The Queen’s English

Photo by Suserl just me from FreeImages

Halloween, at least the American version, has jumped the pond. People put a lit Jack-O-Lantern on their porch and hand out candy to those dressed in costumes. Only they don’t dress in “costumes.” They call it “fancy dress.” We noticed this a couple of weeks ago on an outing. We passed a pub with sandwich board advertising a Halloween Party and “wear your fancy dress.” I had seen other signs on thrift stores for “fancy dress” and wondered if they sold prom dresses or cocktail wear? Which then made me wonder how often the common British folk were required to wear “fancy dress,” and should I start to worry if we ever were invited somewhere. The sandwich board regaling “fancy dress” in the same sentence as Halloween put my anxiety regarding dress code requirements to dinner parties at rest.

Translation: Fancy dress simply means, “come in a costume.”

However, this led to an interesting exchange in our house several days later, and I thought I might use this opportunity to practice dialogue. My day job is a math teacher (maths teacher in the UK) but I like to write. Someday, I may even publish a second novel (I have started it…about 37 times. And finished it…twice. Stay tuned.)

Here is one more example that the citizens of Great Britain speak a different English…

David is gone for three days. It may not sound like a big deal, but he is the one who has kept the rest of us alive. Grocery shopping, meal planning, dinner execution. Literally, keeping us alive. It’s a job I’ve done before. A point the two of us have discussed recently with great overtones of irony. But, one cannot subsist on irony, so, I tie on the apron, and get to work. Dinner for us girls. I haven’t had to focus on work for the past week so I have time to visit the store, and plan a meal. Sausage and butternut squash risotto. The recipe called for red wine. Sold.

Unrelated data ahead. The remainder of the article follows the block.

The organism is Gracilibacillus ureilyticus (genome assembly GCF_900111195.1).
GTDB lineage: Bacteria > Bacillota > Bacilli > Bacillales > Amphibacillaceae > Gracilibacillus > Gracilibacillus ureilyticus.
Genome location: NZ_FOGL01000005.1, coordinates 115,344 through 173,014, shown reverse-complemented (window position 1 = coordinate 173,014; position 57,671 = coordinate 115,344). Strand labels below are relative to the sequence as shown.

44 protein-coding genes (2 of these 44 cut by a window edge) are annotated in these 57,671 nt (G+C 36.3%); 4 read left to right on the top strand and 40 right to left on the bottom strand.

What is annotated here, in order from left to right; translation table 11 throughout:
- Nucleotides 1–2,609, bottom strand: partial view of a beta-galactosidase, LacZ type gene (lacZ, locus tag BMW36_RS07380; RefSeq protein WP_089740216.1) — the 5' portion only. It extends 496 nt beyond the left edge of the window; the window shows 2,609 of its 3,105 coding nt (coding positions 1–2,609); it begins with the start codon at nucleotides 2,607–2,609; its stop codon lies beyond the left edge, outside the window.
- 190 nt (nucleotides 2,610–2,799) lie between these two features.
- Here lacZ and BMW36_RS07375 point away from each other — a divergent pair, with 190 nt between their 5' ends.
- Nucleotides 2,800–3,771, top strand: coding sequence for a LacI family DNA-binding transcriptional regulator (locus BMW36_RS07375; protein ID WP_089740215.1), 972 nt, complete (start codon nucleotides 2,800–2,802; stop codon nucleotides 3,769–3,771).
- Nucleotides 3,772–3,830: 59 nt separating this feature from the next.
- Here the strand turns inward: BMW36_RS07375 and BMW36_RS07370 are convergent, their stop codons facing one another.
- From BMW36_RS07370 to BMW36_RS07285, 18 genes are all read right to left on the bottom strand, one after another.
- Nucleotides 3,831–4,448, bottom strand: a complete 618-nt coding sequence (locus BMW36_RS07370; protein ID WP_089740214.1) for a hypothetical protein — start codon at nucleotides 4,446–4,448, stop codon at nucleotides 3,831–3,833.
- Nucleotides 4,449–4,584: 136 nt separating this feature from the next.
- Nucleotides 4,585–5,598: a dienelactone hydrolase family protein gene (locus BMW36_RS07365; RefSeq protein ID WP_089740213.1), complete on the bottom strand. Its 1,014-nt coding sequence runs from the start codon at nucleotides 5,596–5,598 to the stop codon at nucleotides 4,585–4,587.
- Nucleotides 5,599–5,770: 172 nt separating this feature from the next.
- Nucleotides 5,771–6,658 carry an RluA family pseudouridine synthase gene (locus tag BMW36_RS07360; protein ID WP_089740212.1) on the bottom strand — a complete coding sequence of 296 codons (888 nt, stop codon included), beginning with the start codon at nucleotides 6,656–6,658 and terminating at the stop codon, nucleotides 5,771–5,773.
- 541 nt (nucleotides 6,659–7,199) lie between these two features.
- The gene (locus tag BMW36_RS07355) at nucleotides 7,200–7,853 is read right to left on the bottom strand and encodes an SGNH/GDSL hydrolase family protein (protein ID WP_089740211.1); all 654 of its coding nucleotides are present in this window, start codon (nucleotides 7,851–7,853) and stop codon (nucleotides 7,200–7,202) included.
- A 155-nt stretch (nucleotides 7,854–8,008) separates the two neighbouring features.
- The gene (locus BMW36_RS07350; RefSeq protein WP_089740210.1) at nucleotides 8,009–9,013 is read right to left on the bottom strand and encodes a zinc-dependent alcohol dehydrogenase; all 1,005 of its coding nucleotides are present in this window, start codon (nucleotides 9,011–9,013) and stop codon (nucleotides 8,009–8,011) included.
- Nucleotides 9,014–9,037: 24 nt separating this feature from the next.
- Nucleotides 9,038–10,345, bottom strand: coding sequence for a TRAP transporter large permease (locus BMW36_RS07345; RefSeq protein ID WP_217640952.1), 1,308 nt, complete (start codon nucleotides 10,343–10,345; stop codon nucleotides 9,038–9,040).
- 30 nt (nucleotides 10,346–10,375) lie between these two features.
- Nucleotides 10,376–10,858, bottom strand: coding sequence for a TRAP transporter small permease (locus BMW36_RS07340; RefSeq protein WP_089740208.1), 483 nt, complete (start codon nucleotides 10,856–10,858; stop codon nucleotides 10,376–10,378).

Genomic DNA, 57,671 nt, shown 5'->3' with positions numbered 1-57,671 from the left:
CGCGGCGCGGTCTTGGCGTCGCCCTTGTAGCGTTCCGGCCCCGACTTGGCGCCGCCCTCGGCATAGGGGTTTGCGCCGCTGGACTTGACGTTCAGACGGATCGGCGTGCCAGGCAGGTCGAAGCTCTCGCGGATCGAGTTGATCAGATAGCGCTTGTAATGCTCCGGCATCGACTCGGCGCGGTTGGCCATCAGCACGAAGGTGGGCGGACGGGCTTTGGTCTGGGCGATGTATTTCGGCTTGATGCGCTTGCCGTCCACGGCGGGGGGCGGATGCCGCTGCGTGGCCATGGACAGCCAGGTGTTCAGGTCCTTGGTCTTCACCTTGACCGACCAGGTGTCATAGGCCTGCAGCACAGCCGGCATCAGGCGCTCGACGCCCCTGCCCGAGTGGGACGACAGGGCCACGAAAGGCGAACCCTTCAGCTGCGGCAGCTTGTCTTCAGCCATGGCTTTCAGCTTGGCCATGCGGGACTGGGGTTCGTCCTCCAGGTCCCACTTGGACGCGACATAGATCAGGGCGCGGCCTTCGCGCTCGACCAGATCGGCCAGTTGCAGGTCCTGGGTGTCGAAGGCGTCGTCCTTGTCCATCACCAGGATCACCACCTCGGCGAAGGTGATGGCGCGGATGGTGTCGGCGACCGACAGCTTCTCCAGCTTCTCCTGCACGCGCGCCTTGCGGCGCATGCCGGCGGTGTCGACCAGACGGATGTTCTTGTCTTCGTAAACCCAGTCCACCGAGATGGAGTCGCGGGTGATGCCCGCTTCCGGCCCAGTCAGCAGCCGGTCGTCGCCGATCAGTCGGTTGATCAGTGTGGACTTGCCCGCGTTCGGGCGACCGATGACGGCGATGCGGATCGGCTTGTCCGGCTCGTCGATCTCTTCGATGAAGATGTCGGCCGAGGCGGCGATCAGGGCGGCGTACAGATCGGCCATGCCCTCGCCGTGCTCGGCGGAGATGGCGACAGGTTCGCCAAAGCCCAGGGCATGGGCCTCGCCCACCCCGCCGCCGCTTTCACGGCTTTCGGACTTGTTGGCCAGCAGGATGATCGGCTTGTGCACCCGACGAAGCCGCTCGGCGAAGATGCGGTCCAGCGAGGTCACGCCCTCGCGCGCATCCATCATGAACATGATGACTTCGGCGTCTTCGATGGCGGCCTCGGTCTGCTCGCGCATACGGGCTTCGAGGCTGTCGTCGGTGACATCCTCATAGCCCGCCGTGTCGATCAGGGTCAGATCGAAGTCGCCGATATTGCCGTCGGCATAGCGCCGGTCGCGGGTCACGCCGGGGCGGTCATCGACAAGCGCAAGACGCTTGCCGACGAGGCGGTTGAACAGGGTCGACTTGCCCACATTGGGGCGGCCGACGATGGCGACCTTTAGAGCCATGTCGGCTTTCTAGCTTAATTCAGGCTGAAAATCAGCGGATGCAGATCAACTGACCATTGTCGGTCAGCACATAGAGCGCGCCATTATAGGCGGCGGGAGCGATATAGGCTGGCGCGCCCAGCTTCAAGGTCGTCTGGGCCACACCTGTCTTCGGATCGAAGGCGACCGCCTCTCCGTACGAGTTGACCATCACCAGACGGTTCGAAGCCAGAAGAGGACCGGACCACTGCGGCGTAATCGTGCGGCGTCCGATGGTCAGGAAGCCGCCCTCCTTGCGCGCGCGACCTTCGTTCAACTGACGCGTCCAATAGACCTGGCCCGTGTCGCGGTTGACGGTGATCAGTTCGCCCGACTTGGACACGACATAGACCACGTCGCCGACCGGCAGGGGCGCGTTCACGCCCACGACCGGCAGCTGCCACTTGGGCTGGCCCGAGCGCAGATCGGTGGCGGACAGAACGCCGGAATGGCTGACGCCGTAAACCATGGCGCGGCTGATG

I’ve missed the creative outlet of cooking. Not that I’m ready to take over the task of keeping us all alive. I am probably enjoying it because it’s not something I’ve had to do everyday.

Dinner finished, my two daughters and I sit down to eat.

“Are you girls excited to go to Wicked in a couple of days? And just so you know, my friend from work told me it was going to be way better than the musical we saw here in Wimbledon.”

“Oh really?” My youngest doesn’t look up from her dinner.

“What are you wearing?” My middle daughter joins the conversation.

“I’m dressing up. “ I assume this means conversation is in full force, so I continue. “It is in Central London this time and not a matinee. So, dress up.”

“In a costume?” In the incredulous tone of voice only a teenage girl can fully and wholly articulate.

“Um, not a costume.” My age is showing and I’m trying not to sound confused. “More like fancy. More dressed up than before.”

“Fancy dress?” Both girls are now looking at me.

“Yeah, I guess so.”

“So a costume?” A small choir of two teenage girls in unison.

“Why would I wear a costume to the theatre? I’m not planning on joining in.” Do you ever have that feeling like you are missing something relevant? Both girls are now staring at me. Awkward half seconds tick by. I’m wondering how long they have known me. Have I ever worn a costume outside of a Halloween Party? Why would they even…and then a flash of light and I get it.

Images and lines from Abbot and Costello, “Who’s on First,” flash through my mind in rapid succession. “I don’t know…no, I Don’t Know’s on third…”

The only rational thing to do at this point is to carry the entire conversation on my own because I now think it’s hilarious.

“Why would I wear a costume?” I ask. And before anyone can answer, I keep going. “But you said you were wearing fancy dress…” I change the pitch of my voice slightly. (Think King Julian of Madagascar.) And I thoroughly amuse myself as I proceed to parody the best duo in comedy.

In mid-stride I hear, “Like Who’s On First. I get it.” At least my children are educated. But her recognition can’t slow my roll. I feel as though I just found my stride, so I obviously keep going. Another two lines at least.

“Right, fancy dress…so a costume…Why would I wear a costume?…”

Both girls have gone back to eating. But that is the beauty of writing. I get to re-live what I think was a hilarious interlude and now the frivolity has been transcribed into the written word for all of posterity. Heavy is the head…

Happy Halloween! Be safe and have fun in your Fancy Dress!!!


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One Comment on "The Queen’s English"

  1. Teddi Deppner
    31/10/2019 at 2:42 pm Permalink

    ROFL, Rebecca! I can just hear this in your voice(s). Gotta love learning the local dialect!

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